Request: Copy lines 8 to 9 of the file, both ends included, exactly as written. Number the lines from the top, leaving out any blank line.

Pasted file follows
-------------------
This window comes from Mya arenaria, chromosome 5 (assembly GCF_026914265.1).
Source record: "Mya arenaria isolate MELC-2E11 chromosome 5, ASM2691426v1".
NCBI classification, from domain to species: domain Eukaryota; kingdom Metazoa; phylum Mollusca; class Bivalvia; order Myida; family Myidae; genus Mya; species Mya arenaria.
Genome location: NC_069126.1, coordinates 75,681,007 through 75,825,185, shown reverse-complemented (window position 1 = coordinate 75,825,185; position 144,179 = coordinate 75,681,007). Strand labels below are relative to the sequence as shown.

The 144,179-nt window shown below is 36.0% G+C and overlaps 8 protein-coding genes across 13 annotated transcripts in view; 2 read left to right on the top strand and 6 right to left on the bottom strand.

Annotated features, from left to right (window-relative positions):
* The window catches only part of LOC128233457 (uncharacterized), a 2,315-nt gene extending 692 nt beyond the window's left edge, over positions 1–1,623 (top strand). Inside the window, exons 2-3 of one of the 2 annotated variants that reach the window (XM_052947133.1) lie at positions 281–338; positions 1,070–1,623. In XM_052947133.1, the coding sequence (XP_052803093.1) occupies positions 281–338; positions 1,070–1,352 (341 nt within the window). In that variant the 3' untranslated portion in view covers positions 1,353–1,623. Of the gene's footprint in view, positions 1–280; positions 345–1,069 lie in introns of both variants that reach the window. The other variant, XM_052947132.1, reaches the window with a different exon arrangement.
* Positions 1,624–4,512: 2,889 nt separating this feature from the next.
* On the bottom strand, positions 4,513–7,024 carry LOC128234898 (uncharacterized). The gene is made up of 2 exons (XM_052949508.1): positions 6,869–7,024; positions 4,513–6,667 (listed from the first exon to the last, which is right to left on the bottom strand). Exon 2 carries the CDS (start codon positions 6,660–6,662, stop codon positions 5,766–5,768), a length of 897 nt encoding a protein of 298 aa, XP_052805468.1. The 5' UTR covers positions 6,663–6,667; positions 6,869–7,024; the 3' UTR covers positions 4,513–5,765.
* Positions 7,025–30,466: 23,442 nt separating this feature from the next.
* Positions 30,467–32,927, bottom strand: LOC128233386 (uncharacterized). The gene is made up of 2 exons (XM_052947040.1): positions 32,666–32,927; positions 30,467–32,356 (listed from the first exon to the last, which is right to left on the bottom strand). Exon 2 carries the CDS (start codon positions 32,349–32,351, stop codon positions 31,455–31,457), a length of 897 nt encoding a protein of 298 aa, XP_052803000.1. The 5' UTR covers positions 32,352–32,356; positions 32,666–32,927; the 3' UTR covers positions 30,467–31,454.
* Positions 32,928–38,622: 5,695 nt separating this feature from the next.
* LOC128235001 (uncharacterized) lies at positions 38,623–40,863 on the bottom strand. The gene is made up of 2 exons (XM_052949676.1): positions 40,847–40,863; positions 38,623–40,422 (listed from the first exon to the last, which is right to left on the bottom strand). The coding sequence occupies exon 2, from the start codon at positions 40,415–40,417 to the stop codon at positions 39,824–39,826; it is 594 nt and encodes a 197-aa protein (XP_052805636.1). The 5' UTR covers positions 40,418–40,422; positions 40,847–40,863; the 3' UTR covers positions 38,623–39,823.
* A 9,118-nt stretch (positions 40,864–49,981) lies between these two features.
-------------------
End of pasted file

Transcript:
* Positions 1,624–4,512: 2,889 nt separating this feature from the next.
* On the bottom strand, positions 4,513–7,024 carry LOC128234898 (uncharacterized). The gene is made up of 2 exons (XM_052949508.1): positions 6,869–7,024; positions 4,513–6,667 (listed from the first exon to the last, which is right to left on the bottom strand). Exon 2 carries the CDS (start codon positions 6,660–6,662, stop codon positions 5,766–5,768), a length of 897 nt encoding a protein of 298 aa, XP_052805468.1. The 5' UTR covers positions 6,663–6,667; positions 6,869–7,024; the 3' UTR covers positions 4,513–5,765.